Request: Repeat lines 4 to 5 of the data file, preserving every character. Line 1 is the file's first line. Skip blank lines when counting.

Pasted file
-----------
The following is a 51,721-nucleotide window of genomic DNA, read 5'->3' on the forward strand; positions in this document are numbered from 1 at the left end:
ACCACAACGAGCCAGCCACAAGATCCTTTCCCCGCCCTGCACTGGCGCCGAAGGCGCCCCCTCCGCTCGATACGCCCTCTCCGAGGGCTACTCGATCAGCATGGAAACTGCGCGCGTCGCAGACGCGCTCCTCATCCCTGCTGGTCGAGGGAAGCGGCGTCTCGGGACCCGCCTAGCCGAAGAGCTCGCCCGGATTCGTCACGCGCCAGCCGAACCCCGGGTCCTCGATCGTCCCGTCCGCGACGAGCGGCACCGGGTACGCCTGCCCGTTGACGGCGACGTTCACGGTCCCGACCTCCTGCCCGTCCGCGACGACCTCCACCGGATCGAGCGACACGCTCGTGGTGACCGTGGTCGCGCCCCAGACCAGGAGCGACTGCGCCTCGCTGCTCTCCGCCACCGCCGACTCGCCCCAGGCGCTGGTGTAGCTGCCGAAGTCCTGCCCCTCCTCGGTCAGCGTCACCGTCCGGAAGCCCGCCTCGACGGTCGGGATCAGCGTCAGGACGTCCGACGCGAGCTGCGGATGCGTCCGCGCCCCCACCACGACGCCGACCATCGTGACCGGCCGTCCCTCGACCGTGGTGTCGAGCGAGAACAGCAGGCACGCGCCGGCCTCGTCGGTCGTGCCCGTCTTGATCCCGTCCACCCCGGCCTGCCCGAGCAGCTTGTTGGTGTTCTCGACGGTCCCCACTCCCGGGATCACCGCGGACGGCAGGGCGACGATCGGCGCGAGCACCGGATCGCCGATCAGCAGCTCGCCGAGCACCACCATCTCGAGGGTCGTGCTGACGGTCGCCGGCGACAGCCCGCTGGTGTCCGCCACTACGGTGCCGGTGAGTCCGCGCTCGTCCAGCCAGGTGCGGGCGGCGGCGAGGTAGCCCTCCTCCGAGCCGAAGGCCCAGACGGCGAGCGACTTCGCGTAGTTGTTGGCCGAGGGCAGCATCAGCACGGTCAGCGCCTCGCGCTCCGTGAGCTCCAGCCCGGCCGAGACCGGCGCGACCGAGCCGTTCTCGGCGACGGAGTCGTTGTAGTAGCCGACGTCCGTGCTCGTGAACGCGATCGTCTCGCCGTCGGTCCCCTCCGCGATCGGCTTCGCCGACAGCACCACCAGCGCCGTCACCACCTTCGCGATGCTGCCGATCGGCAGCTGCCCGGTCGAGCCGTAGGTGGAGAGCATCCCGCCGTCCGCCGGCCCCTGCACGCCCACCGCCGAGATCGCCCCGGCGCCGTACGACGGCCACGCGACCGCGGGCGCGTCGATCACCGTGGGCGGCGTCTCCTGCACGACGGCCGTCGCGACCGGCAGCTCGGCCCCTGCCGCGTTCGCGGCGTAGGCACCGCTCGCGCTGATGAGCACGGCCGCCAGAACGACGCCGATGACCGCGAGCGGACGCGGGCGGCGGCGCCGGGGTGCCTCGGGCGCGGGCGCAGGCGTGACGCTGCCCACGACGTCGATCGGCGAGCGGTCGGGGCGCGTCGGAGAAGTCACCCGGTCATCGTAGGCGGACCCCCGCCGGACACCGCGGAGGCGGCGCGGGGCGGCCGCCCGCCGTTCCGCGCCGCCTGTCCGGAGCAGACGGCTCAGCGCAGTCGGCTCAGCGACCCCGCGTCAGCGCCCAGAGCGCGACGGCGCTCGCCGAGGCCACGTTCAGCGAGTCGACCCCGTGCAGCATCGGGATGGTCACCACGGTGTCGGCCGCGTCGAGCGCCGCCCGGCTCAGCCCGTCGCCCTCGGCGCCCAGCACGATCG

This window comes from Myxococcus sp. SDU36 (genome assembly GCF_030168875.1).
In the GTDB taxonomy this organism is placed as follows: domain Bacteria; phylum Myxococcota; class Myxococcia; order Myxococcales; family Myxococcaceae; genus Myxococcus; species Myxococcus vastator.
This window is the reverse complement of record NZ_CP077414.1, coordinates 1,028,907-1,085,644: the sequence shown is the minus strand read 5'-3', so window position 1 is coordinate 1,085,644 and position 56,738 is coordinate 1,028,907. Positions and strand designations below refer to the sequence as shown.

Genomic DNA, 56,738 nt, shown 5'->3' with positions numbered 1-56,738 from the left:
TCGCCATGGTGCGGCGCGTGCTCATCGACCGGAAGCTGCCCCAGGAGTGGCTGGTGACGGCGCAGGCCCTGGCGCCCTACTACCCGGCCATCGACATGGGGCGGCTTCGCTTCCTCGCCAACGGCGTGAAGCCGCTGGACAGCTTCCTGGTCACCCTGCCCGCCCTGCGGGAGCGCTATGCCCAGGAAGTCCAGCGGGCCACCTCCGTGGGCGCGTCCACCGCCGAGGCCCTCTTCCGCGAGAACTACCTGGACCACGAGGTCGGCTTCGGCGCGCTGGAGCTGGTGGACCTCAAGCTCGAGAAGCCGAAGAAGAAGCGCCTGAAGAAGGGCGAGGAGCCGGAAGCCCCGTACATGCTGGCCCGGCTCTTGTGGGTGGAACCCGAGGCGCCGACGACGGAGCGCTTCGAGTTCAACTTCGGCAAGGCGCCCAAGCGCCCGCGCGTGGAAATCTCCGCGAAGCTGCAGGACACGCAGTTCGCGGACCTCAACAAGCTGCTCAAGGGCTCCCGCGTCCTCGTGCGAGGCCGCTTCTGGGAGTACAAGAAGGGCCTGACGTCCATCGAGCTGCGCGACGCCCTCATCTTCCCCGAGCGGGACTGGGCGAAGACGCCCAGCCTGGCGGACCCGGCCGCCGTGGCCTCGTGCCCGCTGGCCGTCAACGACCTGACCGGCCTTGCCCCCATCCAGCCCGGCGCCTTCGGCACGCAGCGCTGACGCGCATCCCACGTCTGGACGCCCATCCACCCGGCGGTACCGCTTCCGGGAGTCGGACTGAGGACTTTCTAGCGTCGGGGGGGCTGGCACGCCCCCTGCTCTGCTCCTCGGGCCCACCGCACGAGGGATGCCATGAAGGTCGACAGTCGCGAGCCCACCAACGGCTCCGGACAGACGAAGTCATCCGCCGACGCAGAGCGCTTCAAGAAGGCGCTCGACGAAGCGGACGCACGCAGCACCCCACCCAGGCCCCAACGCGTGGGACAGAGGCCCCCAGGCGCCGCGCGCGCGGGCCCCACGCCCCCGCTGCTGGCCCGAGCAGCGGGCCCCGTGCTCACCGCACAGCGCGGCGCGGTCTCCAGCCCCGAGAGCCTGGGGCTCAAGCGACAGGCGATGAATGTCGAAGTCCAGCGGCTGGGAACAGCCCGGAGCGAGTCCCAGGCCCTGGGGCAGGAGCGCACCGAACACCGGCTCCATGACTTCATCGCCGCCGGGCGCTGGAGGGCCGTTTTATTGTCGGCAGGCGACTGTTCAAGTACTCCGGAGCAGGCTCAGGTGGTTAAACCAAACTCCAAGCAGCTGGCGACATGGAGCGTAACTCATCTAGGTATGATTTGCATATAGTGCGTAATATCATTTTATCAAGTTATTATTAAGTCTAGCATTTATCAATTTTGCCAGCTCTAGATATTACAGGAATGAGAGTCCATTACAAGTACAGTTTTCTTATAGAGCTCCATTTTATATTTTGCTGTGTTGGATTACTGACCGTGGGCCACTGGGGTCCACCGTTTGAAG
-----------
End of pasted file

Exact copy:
In the GTDB taxonomy this organism is placed as follows: domain Bacteria; phylum Myxococcota; class Myxococcia; order Myxococcales; family Myxococcaceae; genus Myxococcus; species Myxococcus vastator.
This window is the reverse complement of record NZ_CP077414.1, coordinates 1,028,907-1,085,644: the sequence shown is the minus strand read 5'-3', so window position 1 is coordinate 1,085,644 and position 56,738 is coordinate 1,028,907. Positions and strand designations below refer to the sequence as shown.